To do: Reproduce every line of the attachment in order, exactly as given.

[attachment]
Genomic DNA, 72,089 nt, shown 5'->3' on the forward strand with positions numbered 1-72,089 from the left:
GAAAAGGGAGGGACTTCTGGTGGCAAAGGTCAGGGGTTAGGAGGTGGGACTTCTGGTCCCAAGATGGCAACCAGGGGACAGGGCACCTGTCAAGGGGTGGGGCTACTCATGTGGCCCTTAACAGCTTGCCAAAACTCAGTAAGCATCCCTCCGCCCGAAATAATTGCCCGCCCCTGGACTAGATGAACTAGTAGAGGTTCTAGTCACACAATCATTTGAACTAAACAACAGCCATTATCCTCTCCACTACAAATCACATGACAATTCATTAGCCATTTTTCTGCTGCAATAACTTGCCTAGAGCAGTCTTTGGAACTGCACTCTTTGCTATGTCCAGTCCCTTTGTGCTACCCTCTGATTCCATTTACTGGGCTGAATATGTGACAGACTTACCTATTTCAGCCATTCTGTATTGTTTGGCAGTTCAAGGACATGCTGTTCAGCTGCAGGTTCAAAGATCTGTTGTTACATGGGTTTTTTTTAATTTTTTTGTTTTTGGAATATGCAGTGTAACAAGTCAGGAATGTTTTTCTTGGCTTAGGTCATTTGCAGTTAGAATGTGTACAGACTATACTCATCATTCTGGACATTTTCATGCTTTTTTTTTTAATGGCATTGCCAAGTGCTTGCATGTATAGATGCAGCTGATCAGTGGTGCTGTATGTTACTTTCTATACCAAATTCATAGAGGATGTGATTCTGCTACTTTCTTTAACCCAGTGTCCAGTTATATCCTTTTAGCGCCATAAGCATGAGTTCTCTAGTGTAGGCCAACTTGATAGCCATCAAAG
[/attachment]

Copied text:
Genomic DNA, 72,089 nt, shown 5'->3' on the forward strand with positions numbered 1-72,089 from the left:
GAAAAGGGAGGGACTTCTGGTGGCAAAGGTCAGGGGTTAGGAGGTGGGACTTCTGGTCCCAAGATGGCAACCAGGGGACAGGGCACCTGTCAAGGGGTGGGGCTACTCATGTGGCCCTTAACAGCTTGCCAAAACTCAGTAAGCATCCCTCCGCCCGAAATAATTGCCCGCCCCTGGACTAGATGAACTAGTAGAGGTTCTAGTCACACAATCATTTGAACTAAACAACAGCCATTATCCTCTCCACTACAAATCACATGACAATTCATTAGCCATTTTTCTGCTGCAATAACTTGCCTAGAGCAGTCTTTGGAACTGCACTCTTTGCTATGTCCAGTCCCTTTGTGCTACCCTCTGATTCCATTTACTGGGCTGAATATGTGACAGACTTACCTATTTCAGCCATTCTGTATTGTTTGGCAGTTCAAGGACATGCTGTTCAGCTGCAGGTTCAAAGATCTGTTGTTACATGGGTTTTTTTTAATTTTTTTGTTTTTGGAATATGCAGTGTAACAAGTCAGGAATGTTTTTCTTGGCTTAGGTCATTTGCAGTTAGAATGTGTACAGACTATACTCATCATTCTGGACATTTTCATGCTTTTTTTTTTAATGGCATTGCCAAGTGCTTGCATGTATAGATGCAGCTGATCAGTGGTGCTGTATGTTACTTTCTATACCAAATTCATAGAGGATGTGATTCTGCTACTTTCTTTAACCCAGTGTCCAGTTATATCCTTTTAGCGCCATAAGCATGAGTTCTCTAGTGTAGGCCAACTTGATAGCCATCAAAG